First-round draft pick Jim Harbaugh agreed to terms with the Chicago Bears yesterday, moving the rookie from Michigan into the team's quarterback derby.

Harbaugh worked out with three other quarterbacks -- Jim McMahon, Doug Flutie and Mike Tomczak -- while Steve Fuller continued to rest his injured right shoulder. With the uncertainty of McMahon's status coming back from shoulder surgery, Harbaugh has an opportunity to be anything from the starter to No. 3 quarterback.


William Roberts, who spent most of last season on the bench, is going to be given every chance to replace Pro Bowl offensive tackle Brad Benson in New York's starting lineup, Coach Bill Parcells said.

The 6-foot-5, 280-pound Roberts is considered one of the best run blockers among the Giants' offensive linemen, and Parcells said he is waiting for the former Ohio State star to develop as a pass blocker. "As soon as he gets to where he can pass block as well as he can run block, we'll be fine," Parcells said. "He is looking pretty good right now, but he has to do it under pressure against good competition."

Benson, 31, had his best season in helping the Giants win the Super Bowl last year.

Roberts, who will be 25 on Wednesday, was a first-round draft pick of the Giants in 1984 and won the starting left tackle job that season as Benson alternated at left and right guard. Benson also played left tackle when Roberts suffered an ankle injury.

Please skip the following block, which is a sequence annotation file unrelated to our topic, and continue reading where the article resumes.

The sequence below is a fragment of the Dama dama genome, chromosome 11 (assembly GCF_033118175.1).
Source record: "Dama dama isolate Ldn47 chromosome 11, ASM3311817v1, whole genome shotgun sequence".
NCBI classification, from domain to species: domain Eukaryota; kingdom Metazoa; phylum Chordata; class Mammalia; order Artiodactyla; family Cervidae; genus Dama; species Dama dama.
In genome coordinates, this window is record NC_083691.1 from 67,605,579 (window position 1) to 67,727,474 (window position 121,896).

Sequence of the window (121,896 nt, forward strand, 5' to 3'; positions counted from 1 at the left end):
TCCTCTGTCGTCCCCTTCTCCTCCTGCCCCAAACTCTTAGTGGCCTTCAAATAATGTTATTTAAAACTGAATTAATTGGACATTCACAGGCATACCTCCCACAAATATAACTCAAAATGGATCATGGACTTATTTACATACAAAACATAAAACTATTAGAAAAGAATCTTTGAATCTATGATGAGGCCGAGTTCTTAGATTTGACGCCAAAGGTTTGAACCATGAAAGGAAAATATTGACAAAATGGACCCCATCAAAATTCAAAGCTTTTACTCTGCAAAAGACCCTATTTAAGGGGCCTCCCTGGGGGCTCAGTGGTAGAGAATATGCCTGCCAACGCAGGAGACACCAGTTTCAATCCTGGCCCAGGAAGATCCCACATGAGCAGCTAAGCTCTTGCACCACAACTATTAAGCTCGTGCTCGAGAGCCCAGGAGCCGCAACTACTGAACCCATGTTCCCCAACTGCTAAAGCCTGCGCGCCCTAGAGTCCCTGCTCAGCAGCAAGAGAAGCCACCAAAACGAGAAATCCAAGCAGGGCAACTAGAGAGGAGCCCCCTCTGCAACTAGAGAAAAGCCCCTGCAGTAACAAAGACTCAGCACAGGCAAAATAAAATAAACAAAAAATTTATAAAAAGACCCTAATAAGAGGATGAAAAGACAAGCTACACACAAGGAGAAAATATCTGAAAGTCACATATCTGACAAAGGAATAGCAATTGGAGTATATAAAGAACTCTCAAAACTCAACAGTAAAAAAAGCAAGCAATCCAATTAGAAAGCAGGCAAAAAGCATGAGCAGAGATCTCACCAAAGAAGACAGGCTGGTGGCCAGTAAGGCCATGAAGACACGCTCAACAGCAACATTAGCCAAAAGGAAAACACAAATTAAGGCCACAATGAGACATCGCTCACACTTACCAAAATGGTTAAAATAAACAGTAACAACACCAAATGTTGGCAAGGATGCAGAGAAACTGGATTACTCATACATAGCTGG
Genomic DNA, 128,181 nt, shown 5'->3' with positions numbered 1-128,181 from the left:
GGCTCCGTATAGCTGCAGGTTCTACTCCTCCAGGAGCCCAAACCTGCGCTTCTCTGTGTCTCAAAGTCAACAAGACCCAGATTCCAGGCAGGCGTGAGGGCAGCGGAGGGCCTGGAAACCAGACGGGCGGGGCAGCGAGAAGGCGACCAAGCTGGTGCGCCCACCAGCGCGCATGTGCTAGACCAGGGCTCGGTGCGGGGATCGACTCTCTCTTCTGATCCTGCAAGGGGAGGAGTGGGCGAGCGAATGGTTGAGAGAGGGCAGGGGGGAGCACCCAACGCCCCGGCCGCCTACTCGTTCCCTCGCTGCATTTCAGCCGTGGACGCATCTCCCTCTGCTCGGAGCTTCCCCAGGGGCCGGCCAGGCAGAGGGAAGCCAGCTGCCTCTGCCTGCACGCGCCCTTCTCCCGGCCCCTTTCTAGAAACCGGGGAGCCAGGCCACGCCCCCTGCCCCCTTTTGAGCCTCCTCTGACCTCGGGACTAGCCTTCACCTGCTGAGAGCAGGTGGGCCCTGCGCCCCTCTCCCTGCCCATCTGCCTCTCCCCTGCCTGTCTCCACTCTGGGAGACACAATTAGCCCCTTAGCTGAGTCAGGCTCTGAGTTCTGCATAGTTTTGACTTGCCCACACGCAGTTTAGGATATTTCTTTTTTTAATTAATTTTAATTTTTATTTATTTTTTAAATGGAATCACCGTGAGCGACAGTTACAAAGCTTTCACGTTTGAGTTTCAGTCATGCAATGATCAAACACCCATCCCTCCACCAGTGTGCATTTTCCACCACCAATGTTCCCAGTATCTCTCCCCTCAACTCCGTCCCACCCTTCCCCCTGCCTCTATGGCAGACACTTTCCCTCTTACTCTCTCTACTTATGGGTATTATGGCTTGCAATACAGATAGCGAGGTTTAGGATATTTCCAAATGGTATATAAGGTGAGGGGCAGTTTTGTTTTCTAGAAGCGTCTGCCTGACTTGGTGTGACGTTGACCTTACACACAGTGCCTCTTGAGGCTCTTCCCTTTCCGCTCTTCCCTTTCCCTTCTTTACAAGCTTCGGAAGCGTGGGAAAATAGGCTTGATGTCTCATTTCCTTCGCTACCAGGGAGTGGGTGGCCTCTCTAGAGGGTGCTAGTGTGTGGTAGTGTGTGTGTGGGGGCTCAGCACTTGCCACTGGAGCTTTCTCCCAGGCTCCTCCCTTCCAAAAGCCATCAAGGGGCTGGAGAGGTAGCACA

Free agent tackle Irv Pankey was the lone veteran to miss the team's chartered flight bound for London, where it will play the Denver Broncos Aug. 9 in the second annual American Bowl at Wembley Stadium.

Eric Dickerson, the NFL's top rusher last season, was among 88 players who made the trip. His business representative, Charles Chin, denied reports Dickerson walked out of training camp Saturday after hearing of Bo Jackson's $7.4 million contract with the Los Angeles Raiders.

Under terms of his present deal, Dickerson will earn $683,000 each of the next three seasons.


An estimated 20,000 watched Miami run through a scrimmage at the $100 million Joe Robbie Stadium, the club's first full-scale workout at the new facility.

Coach Don Shula said, "It's going to take a few games where it's close at the end and you get that excitement to make you feel at home." He said it would take some getting used to "the feeling of not having an open end {to the stadium} like the Orange Bowl."


Brian Blados, a 300-pounder from Arlington, Va., who just two years ago was considered one of the premier guards in the league, finds himself trying to regain his starting position. Last season, the former North Carolina player from Washington-Lee High School was shifted from left guard to right tackle, a move that proved detrimental.

"I gave up five or six sacks in the first half of the season. That's not very good when the whole team gives up 11," Blados said.

He was benched for the second half of 1986 but, for this season, has been moved back to left guard.